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Combinatorial Optimization - Cristofides N.

Cristofides N. Combinatorial Optimization - Wiley publishing , 2012. - 212 p.
Download (direct link): сombinatorialoptimi2012.pdf
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30 60 3.495 20.452 4.471 4.471t
35 50 0.040 0.058 1.072 1.919 0.410 0.576 391(1) 0.386
35 70 9.714 40.216 core limit core limit
Columns bv b\, b2, b'2, band 64 contain the results of the tree search algorithm with the corresponding bound of Section 12.1.2. Column P+b2 contains the results of an algorithm in which the lp corresponding to problem P is solved first, followed by the use of bound b2 whenever the lp solution is not integer. Column P gives information on the size of the lp tableau, the computation time, and the probability that the lp solution is integer * 3 problems solved, t 1 problem solved.
Nicos Christofides, Aristide Mingozzi, and Paolo Toth
Section 12.1.2. The experiments with the code were performed on randomly generated problems varying in size from 5 to 35 types of liquids (N) and from 15 to 70 tanks (M) of 5 different classes. For each value of N and M, 10 problems of that size were solved. All problems generated had a feasible loading of the liquids, and the total amount of liquid to be loaded was on average 70% of the total tank capacity.
The computational results are shown in Table 12.1. In this table, two numbers are shown for a given N and M for each column except the last. The first entry is the average solution time (CDC-7600 sec) for the 10 test problems and the second entry is the maximum solution time for these problems. From Table 12.1 it can be seen that bounds b2 and bA are quite clearly better than bounds bt, b[, b'2, and b3, and are also the ones which lead to the most stable tree search. The knapsack algorithm described in (Martello and Toth., 1977) was used for the computation of bounds bu b2, and b3, and a standard lp package (without decomposition) was used to compute bound b4. Thus, the computational times for the tree search with bound b4 can possibly be reduced quite appreciably by using a more specialized lp package. An indication of the reduction that can be achieved can be obtained from the last column of Table 12.1. For a given M and N, the first entry in this column gives the total number of variables in the lp problem corresponding to problem P', the second entry (in parentheses) gives the number of times (out of the 10 problems of size MxN) that the lp solution was naturally integer, and the third entry gives the average solution time for one lp. It may be worth noting here that the tree search wuh bound b4 almost never contained more than 10 nodes.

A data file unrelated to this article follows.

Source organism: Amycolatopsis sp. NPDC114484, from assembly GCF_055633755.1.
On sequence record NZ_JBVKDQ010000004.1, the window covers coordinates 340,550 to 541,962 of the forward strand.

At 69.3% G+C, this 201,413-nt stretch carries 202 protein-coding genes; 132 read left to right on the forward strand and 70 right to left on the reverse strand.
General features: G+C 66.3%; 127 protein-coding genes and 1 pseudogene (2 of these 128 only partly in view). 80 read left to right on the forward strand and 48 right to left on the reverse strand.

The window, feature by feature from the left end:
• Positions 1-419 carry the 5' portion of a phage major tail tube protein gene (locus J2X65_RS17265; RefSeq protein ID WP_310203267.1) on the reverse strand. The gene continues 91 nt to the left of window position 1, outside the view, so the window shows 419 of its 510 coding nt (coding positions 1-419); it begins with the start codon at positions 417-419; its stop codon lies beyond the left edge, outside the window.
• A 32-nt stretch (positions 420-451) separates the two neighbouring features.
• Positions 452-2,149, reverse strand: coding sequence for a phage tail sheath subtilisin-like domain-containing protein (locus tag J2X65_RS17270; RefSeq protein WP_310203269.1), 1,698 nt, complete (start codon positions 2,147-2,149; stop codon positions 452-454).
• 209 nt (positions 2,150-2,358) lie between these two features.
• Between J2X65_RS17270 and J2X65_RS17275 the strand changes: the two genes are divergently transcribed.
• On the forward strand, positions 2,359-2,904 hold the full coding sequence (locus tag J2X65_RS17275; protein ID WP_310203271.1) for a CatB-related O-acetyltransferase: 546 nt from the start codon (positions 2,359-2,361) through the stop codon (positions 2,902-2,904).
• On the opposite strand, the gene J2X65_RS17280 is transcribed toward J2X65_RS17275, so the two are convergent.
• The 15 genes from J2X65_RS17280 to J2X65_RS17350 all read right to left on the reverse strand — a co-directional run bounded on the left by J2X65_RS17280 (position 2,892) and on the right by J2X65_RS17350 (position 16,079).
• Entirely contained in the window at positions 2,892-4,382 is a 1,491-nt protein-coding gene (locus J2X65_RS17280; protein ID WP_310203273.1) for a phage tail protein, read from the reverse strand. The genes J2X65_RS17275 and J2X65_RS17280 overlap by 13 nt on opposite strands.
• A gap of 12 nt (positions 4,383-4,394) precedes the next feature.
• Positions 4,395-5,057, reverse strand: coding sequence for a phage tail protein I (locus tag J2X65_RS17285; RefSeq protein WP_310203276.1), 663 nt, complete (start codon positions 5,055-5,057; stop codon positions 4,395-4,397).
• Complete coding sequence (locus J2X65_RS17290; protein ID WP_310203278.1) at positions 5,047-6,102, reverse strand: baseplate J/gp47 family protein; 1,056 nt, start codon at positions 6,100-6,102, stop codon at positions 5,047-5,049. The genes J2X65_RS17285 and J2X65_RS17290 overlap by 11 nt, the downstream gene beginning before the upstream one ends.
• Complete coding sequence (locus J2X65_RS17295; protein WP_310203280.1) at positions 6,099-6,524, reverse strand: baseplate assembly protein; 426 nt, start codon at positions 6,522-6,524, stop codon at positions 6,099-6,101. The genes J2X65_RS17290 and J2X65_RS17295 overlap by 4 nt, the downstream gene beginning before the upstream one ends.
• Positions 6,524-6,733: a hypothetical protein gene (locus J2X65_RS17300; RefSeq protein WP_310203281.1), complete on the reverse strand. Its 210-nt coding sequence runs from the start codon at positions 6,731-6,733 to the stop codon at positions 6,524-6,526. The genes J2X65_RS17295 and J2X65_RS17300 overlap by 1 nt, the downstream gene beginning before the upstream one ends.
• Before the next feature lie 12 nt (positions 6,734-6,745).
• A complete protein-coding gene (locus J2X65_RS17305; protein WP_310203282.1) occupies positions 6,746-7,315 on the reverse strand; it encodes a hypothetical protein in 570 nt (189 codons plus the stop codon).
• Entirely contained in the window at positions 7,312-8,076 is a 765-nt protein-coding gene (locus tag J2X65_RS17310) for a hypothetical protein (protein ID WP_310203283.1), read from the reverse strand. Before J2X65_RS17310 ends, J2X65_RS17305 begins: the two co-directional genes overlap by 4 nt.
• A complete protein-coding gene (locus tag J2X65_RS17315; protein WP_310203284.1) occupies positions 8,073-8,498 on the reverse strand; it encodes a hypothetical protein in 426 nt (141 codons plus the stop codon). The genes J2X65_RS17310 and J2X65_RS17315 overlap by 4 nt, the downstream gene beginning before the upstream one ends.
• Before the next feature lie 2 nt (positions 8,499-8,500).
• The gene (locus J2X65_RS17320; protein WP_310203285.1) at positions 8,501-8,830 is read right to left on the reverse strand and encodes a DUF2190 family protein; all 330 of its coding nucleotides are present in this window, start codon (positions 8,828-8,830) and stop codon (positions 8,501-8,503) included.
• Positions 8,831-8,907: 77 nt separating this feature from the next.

12.1.5 Sensitivity Results
Often it is required to know what is the maximum allowable increase of the quantity q, of liquid of type i which would leave the solution value unchanged, or to know which tanks from the set E0 could be removed and not affect this value.
Exact answers to these questions cannot be obtained from the results of the algorithm described in Section 12.1.2. In order to answer these questions exactly, it is necessary to (a) replace the definition of dominance as given by (12.4) with a much weaker condition, namely, X dominates Y if XcY; and (b) reject a node only if its bound is strictly greater than the value of the currently best answer.
With these changes all solutions of the same value will be generated as elements of the final family and sensitivity questions can be answered exactly quite simply. These changes, especially (a), are totally impractical from the computational viewpoint and approximate sensitivity results must, therefore, be derived from the (single) solution obtained by the use of the stronger conditions.
Loading Problems 351
Increase in q{
The solution S* as mentioned earlier is composed of N disjoint subsets
Ft, i = 1,.. ., N, with liquid i loaded into the set of tanks Ff. Hence q, can
be increased by
A,'=lQi-4 (12.10)
before all tanks in Ff are filled.
Consider now another liquid i and a tank r e Ff. The amount of liquid in tank r could be as low as
I Q, (12-11)
P* r
by filling tank r last with liquid of type k.
If for any pair of tanks t e Ff and r e Ff we have
then tanks r and r can be exchanged and an additional amount (Qr Q,) of liquid i could be accommodated.
Now form a graph G as follows:
1. For every tank t e Ff, introduce a vertex x,, t = 1,..., |Ff |.
2. For every set of tanks Ff, introduce a vertex xky k = 1,..., N 1.
3. For every tank heE0 S*, introduce a vertex xh.
Let X Xk, and Xu be the set of vertices introduced by Steps 1, 2, and 3
above, respectively. Introduce a source vertex x), and a sink vertex x":
1. Add an arc from any x, e X, to any xk e Xk whenever
c,k = max[Q, - Q, | Wr =s Qr] reft
exists and is positive and let rk be the corresponding tank. Let clk be the cost of arc (x,, x,<).
2. Add an arc from any x, e X, to any xh e Xh whenever Q > Qt and uh = v,
and let c,h = Qh-Q, be the cost of link (x,, xh).
3. Add an arc from any xh e Xh to any xk e Xk whenever
Qk = max[Qr|Qr > Qh, Wr QJ
exists. Let chk =Qk~Qh be the cost of link (xh, xk).
Nicos Christofides, Aristide Mingozzi, and Paolo Toth
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